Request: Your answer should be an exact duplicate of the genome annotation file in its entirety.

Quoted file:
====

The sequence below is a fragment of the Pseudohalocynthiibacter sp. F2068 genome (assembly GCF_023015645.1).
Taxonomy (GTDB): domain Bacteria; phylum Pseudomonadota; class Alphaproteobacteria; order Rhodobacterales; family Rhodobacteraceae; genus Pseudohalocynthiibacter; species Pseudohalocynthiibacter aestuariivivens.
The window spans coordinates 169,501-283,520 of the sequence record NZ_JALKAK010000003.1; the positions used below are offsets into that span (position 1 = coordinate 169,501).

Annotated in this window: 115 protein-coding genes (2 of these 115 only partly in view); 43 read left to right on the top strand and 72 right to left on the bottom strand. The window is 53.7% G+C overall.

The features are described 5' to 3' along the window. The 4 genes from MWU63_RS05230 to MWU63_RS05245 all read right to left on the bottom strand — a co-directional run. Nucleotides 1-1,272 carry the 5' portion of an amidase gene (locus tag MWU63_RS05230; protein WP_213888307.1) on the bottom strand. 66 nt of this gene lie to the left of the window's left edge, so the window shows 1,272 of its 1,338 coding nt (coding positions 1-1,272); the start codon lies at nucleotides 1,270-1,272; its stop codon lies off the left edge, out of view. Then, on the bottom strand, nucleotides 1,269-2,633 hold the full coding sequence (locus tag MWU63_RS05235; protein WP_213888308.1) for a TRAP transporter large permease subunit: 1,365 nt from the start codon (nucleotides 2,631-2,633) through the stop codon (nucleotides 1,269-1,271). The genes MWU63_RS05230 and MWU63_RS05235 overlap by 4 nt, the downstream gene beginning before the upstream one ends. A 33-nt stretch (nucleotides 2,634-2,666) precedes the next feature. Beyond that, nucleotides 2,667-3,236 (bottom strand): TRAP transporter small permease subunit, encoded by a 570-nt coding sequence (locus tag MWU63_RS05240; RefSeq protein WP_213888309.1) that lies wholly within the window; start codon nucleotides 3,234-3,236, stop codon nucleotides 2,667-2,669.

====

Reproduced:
The sequence below is a fragment of the Pseudohalocynthiibacter sp. F2068 genome (assembly GCF_023015645.1).
Taxonomy (GTDB): domain Bacteria; phylum Pseudomonadota; class Alphaproteobacteria; order Rhodobacterales; family Rhodobacteraceae; genus Pseudohalocynthiibacter; species Pseudohalocynthiibacter aestuariivivens.
The window spans coordinates 169,501-283,520 of the sequence record NZ_JALKAK010000003.1; the positions used below are offsets into that span (position 1 = coordinate 169,501).

Annotated in this window: 115 protein-coding genes (2 of these 115 only partly in view); 43 read left to right on the top strand and 72 right to left on the bottom strand. The window is 53.7% G+C overall.

The features are described 5' to 3' along the window. The 4 genes from MWU63_RS05230 to MWU63_RS05245 all read right to left on the bottom strand — a co-directional run. Nucleotides 1-1,272 carry the 5' portion of an amidase gene (locus tag MWU63_RS05230; protein WP_213888307.1) on the bottom strand. 66 nt of this gene lie to the left of the window's left edge, so the window shows 1,272 of its 1,338 coding nt (coding positions 1-1,272); the start codon lies at nucleotides 1,270-1,272; its stop codon lies off the left edge, out of view. Then, on the bottom strand, nucleotides 1,269-2,633 hold the full coding sequence (locus tag MWU63_RS05235; protein WP_213888308.1) for a TRAP transporter large permease subunit: 1,365 nt from the start codon (nucleotides 2,631-2,633) through the stop codon (nucleotides 1,269-1,271). The genes MWU63_RS05230 and MWU63_RS05235 overlap by 4 nt, the downstream gene beginning before the upstream one ends. A 33-nt stretch (nucleotides 2,634-2,666) precedes the next feature. Beyond that, nucleotides 2,667-3,236 (bottom strand): TRAP transporter small permease subunit, encoded by a 570-nt coding sequence (locus tag MWU63_RS05240; RefSeq protein WP_213888309.1) that lies wholly within the window; start codon nucleotides 3,234-3,236, stop codon nucleotides 2,667-2,669.